The spread of COVID-19 has brought the frailties of life into sharper focus. Who will make medical decisions for you if you’re unable to? Will your family be able to access your financial accounts to pay your bills if you get sick? Will your spouse and children be provided for if you pass away?
While the world continues to face the spread of COVID-19, most places have temporarily shuttered their doors. The irony, of course, is that these uncertain times remind us that we should have our affairs in order, especially if the worst happens. Luckily, Indiana has adopted provisions that allow Jones Obenchain attorneys to continue serving our clients, and helping them answer those important questions.
The Indiana Supreme Court recognized the call for social distancing as a way to stop the spread of the virus. To that end, it has suspended the requirements of having the testator and two attesting witnesses to be physically present together when a will is executed. Instead, the testator and witnesses may come together through an electronic medium, such as Zoom or Skype, to sign the will. So you can safely sign a will while practicing social distancing!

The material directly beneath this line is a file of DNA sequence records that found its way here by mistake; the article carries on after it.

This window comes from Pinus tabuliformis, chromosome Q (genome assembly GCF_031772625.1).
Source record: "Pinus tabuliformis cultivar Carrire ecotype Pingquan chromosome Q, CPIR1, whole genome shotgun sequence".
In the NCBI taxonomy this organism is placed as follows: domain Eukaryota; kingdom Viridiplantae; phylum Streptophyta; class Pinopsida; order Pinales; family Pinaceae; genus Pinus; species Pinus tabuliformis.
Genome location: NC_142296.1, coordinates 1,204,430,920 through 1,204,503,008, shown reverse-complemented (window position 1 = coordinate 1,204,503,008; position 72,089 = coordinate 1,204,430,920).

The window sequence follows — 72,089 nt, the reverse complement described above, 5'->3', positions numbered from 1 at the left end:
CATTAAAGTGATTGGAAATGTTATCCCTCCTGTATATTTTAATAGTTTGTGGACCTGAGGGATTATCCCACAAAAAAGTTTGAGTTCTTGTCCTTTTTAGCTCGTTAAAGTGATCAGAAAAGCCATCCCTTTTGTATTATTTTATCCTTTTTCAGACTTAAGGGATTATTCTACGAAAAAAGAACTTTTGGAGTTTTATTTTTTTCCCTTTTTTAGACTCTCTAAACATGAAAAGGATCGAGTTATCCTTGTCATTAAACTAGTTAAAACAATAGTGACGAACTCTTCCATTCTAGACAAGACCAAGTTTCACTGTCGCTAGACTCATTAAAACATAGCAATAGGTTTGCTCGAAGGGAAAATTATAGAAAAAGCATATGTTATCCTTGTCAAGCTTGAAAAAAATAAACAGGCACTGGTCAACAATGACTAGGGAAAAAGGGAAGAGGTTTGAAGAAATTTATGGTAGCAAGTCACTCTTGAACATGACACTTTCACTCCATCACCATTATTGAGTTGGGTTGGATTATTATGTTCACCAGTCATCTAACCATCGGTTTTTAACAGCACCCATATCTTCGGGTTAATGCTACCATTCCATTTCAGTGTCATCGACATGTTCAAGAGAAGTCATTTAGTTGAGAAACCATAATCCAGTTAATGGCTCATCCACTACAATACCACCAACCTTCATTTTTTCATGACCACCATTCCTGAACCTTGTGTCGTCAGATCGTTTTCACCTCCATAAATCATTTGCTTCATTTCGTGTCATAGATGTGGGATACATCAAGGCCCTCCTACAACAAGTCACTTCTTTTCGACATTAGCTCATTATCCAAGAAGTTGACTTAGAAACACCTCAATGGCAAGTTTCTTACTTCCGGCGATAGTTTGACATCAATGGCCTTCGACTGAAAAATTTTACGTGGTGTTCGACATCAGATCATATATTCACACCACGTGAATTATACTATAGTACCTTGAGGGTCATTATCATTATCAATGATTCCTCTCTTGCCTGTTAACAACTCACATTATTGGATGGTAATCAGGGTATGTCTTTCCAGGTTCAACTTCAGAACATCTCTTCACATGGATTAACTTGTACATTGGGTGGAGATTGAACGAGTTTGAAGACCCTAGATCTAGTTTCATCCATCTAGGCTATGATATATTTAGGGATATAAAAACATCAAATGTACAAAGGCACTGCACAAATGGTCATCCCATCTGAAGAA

The court’s order requires the will to contain specific language referencing the pandemic, the order, and that the normal requirements will be met within 90 days of the health emergency expiring. In other words, you will eventually have to sign the will in the presence of witnesses. But considering that this situation could last for several months, this is an excellent opportunity for clients to put the necessary documents in place to prepare for the worst.
Indiana’s remote-notary laws were also enacted. Originally, the new statutory provisions were supposed to be effective on July 1, 2020. But due to the pandemic, Indiana expedited the process. Any active Indiana notary may immediately apply to become a remote notary. A remote-notary authorization allows notaries to perform notarial functions via two-way audio-visual communication on an approved vendor platform, while signatures are captured on an electronic record. The state is currently vetting approved vendors, and should release them by the end of May. So Jones Obenchain’s notaries will soon be able to assist you safely and remotely.
We know the circumstances are challenging. Our attorneys and staff want to do anything we can to put your mind at ease. If you currently have any estate-planning needs, our office is still open to help you complete those tasks. Indiana’s new remote signing and notary provisions allow us to do that in a safe way.